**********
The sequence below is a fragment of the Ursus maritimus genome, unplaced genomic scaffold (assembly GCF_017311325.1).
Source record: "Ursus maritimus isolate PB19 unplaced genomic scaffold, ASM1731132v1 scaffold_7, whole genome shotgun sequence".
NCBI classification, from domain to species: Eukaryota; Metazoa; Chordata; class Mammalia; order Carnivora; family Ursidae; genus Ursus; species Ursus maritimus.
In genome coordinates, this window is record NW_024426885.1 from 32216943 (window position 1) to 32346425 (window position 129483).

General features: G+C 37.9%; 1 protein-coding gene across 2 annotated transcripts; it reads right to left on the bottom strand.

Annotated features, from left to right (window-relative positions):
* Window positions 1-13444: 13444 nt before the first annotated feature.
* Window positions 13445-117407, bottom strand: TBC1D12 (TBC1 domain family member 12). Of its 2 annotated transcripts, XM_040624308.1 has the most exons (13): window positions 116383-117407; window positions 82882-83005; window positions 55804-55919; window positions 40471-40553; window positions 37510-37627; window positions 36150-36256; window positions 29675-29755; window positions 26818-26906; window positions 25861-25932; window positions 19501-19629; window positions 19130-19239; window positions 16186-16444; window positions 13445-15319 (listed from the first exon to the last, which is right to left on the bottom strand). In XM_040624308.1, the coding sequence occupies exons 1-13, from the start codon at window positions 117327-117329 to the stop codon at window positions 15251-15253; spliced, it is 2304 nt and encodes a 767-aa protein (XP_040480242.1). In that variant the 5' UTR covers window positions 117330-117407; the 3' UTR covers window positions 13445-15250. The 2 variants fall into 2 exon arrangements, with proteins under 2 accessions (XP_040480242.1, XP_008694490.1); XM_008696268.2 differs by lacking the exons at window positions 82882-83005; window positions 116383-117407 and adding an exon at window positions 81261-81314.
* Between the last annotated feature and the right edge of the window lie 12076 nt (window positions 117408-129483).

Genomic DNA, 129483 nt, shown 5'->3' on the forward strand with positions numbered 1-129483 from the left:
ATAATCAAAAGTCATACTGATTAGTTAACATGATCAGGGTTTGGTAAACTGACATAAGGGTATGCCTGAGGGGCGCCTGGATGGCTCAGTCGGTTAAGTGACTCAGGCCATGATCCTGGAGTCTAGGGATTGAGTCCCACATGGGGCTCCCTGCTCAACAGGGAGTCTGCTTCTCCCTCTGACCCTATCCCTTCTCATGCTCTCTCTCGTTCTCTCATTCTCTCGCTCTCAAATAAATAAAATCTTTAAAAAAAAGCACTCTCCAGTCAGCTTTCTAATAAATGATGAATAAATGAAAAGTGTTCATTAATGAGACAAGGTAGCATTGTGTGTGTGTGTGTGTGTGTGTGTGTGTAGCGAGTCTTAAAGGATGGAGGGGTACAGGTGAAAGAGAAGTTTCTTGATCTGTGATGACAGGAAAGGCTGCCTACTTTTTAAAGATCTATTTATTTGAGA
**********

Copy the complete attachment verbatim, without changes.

The sequence below is a fragment of the Ursus maritimus genome, unplaced genomic scaffold (assembly GCF_017311325.1).
Source record: "Ursus maritimus isolate PB19 unplaced genomic scaffold, ASM1731132v1 scaffold_7, whole genome shotgun sequence".
NCBI classification, from domain to species: Eukaryota; Metazoa; Chordata; class Mammalia; order Carnivora; family Ursidae; genus Ursus; species Ursus maritimus.
In genome coordinates, this window is record NW_024426885.1 from 32216943 (window position 1) to 32346425 (window position 129483).

General features: G+C 37.9%; 1 protein-coding gene across 2 annotated transcripts; it reads right to left on the bottom strand.

Annotated features, from left to right (window-relative positions):
* Window positions 1-13444: 13444 nt before the first annotated feature.
* Window positions 13445-117407, bottom strand: TBC1D12 (TBC1 domain family member 12). Of its 2 annotated transcripts, XM_040624308.1 has the most exons (13): window positions 116383-117407; window positions 82882-83005; window positions 55804-55919; window positions 40471-40553; window positions 37510-37627; window positions 36150-36256; window positions 29675-29755; window positions 26818-26906; window positions 25861-25932; window positions 19501-19629; window positions 19130-19239; window positions 16186-16444; window positions 13445-15319 (listed from the first exon to the last, which is right to left on the bottom strand). In XM_040624308.1, the coding sequence occupies exons 1-13, from the start codon at window positions 117327-117329 to the stop codon at window positions 15251-15253; spliced, it is 2304 nt and encodes a 767-aa protein (XP_040480242.1). In that variant the 5' UTR covers window positions 117330-117407; the 3' UTR covers window positions 13445-15250. The 2 variants fall into 2 exon arrangements, with proteins under 2 accessions (XP_040480242.1, XP_008694490.1); XM_008696268.2 differs by lacking the exons at window positions 82882-83005; window positions 116383-117407 and adding an exon at window positions 81261-81314.
* Between the last annotated feature and the right edge of the window lie 12076 nt (window positions 117408-129483).

Genomic DNA, 129483 nt, shown 5'->3' on the forward strand with positions numbered 1-129483 from the left:
ATAATCAAAAGTCATACTGATTAGTTAACATGATCAGGGTTTGGTAAACTGACATAAGGGTATGCCTGAGGGGCGCCTGGATGGCTCAGTCGGTTAAGTGACTCAGGCCATGATCCTGGAGTCTAGGGATTGAGTCCCACATGGGGCTCCCTGCTCAACAGGGAGTCTGCTTCTCCCTCTGACCCTATCCCTTCTCATGCTCTCTCTCGTTCTCTCATTCTCTCGCTCTCAAATAAATAAAATCTTTAAAAAAAAGCACTCTCCAGTCAGCTTTCTAATAAATGATGAATAAATGAAAAGTGTTCATTAATGAGACAAGGTAGCATTGTGTGTGTGTGTGTGTGTGTGTGTGTGTAGCGAGTCTTAAAGGATGGAGGGGTACAGGTGAAAGAGAAGTTTCTTGATCTGTGATGACAGGAAAGGCTGCCTACTTTTTAAAGATCTATTTATTTGAGA